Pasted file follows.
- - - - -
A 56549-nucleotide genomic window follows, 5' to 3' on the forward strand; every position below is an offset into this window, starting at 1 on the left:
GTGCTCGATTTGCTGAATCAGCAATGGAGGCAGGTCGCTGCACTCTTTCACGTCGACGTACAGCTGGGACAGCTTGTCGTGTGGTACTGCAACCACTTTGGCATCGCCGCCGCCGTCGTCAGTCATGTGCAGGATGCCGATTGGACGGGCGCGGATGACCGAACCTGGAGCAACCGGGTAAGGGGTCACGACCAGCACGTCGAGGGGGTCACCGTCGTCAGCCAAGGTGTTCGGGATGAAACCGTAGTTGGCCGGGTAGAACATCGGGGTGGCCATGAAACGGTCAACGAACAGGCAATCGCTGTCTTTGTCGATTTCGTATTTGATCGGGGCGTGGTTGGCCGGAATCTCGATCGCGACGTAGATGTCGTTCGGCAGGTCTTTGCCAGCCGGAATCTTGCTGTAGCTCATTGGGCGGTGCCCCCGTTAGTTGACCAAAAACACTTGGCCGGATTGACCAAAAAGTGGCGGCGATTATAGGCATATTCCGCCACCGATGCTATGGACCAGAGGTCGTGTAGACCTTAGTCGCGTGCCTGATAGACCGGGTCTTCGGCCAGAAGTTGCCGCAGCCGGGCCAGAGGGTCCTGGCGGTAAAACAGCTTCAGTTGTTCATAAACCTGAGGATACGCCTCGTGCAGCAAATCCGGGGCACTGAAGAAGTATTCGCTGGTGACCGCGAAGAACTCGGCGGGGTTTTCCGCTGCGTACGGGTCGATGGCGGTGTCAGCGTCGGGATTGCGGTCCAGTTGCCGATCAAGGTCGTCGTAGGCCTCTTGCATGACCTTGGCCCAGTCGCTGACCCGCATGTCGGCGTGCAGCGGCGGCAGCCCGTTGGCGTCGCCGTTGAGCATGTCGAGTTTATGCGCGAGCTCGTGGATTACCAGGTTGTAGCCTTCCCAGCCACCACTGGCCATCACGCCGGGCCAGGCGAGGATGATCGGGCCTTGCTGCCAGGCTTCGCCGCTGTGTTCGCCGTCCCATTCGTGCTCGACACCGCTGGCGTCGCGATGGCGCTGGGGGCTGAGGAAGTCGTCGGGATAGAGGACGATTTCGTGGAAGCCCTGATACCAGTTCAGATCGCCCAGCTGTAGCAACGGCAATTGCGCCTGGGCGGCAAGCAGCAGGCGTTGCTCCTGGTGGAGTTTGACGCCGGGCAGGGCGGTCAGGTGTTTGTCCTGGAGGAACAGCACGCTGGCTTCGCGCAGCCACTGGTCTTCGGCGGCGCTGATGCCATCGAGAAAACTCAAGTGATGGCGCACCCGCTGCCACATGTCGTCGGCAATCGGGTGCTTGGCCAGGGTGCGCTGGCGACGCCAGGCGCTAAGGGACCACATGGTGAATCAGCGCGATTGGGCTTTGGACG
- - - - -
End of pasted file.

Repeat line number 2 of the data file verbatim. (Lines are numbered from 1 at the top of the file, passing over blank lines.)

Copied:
GTGCTCGATTTGCTGAATCAGCAATGGAGGCAGGTCGCTGCACTCTTTCACGTCGACGTACAGCTGGGACAGCTTGTCGTGTGGTACTGCAACCACTTTGGCATCGCCGCCGCCGTCGTCAGTCATGTGCAGGATGCCGATTGGACGGGCGCGGATGACCGAACCTGGAGCAACCGGGTAAGGGGTCACGACCAGCACGTCGAGGGGGTCACCGTCGTCAGCCAAGGTGTTCGGGATGAAACCGTAGTTGGCCGGGTAGAACATCGGGGTGGCCATGAAACGGTCAACGAACAGGCAATCGCTGTCTTTGTCGATTTCGTATTTGATCGGGGCGTGGTTGGCCGGAATCTCGATCGCGACGTAGATGTCGTTCGGCAGGTCTTTGCCAGCCGGAATCTTGCTGTAGCTCATTGGGCGGTGCCCCCGTTAGTTGACCAAAAACACTTGGCCGGATTGACCAAAAAGTGGCGGCGATTATAGGCATATTCCGCCACCGATGCTATGGACCAGAGGTCGTGTAGACCTTAGTCGCGTGCCTGATAGACCGGGTCTTCGGCCAGAAGTTGCCGCAGCCGGGCCAGAGGGTCCTGGCGGTAAAACAGCTTCAGTTGTTCATAAACCTGAGGATACGCCTCGTGCAGCAAATCCGGGGCACTGAAGAAGTATTCGCTGGTGACCGCGAAGAACTCGGCGGGGTTTTCCGCTGCGTACGGGTCGATGGCGGTGTCAGCGTCGGGATTGCGGTCCAGTTGCCGATCAAGGTCGTCGTAGGCCTCTTGCATGACCTTGGCCCAGTCGCTGACCCGCATGTCGGCGTGCAGCGGCGGCAGCCCGTTGGCGTCGCCGTTGAGCATGTCGAGTTTATGCGCGAGCTCGTGGATTACCAGGTTGTAGCCTTCCCAGCCACCACTGGCCATCACGCCGGGCCAGGCGAGGATGATCGGGCCTTGCTGCCAGGCTTCGCCGCTGTGTTCGCCGTCCCATTCGTGCTCGACACCGCTGGCGTCGCGATGGCGCTGGGGGCTGAGGAAGTCGTCGGGATAGAGGACGATTTCGTGGAAGCCCTGATACCAGTTCAGATCGCCCAGCTGTAGCAACGGCAATTGCGCCTGGGCGGCAAGCAGCAGGCGTTGCTCCTGGTGGAGTTTGACGCCGGGCAGGGCGGTCAGGTGTTTGTCCTGGAGGAACAGCACGCTGGCTTCGCGCAGCCACTGGTCTTCGGCGGCGCTGATGCCATCGAGAAAACTCAAGTGATGGCGCACCCGCTGCCACATGTCGTCGGCAATCGGGTGCTTGGCCAGGGTGCGCTGGCGACGCCAGGCGCTAAGGGACCACATGGTGAATCAGCGCGATTGGGCTTTGGACG